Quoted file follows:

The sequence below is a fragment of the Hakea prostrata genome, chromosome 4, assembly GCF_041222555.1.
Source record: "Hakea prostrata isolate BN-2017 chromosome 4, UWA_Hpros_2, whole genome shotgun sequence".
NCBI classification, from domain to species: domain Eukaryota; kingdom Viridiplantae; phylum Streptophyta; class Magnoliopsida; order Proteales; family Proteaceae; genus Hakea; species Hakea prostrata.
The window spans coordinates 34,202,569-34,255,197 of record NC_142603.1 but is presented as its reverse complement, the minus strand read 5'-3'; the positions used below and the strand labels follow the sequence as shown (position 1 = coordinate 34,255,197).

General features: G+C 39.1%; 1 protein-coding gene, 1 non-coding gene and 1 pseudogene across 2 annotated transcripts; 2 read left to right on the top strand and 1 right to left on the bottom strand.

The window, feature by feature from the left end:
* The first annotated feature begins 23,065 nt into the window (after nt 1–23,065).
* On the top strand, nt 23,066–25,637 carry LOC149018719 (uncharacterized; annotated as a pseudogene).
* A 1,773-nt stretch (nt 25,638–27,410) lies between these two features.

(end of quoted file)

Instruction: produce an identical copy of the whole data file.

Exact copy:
The sequence below is a fragment of the Hakea prostrata genome, chromosome 4, assembly GCF_041222555.1.
Source record: "Hakea prostrata isolate BN-2017 chromosome 4, UWA_Hpros_2, whole genome shotgun sequence".
NCBI classification, from domain to species: domain Eukaryota; kingdom Viridiplantae; phylum Streptophyta; class Magnoliopsida; order Proteales; family Proteaceae; genus Hakea; species Hakea prostrata.
The window spans coordinates 34,202,569-34,255,197 of record NC_142603.1 but is presented as its reverse complement, the minus strand read 5'-3'; the positions used below and the strand labels follow the sequence as shown (position 1 = coordinate 34,255,197).

General features: G+C 39.1%; 1 protein-coding gene, 1 non-coding gene and 1 pseudogene across 2 annotated transcripts; 2 read left to right on the top strand and 1 right to left on the bottom strand.

The window, feature by feature from the left end:
* The first annotated feature begins 23,065 nt into the window (after nt 1–23,065).
* On the top strand, nt 23,066–25,637 carry LOC149018719 (uncharacterized; annotated as a pseudogene).
* A 1,773-nt stretch (nt 25,638–27,410) lies between these two features.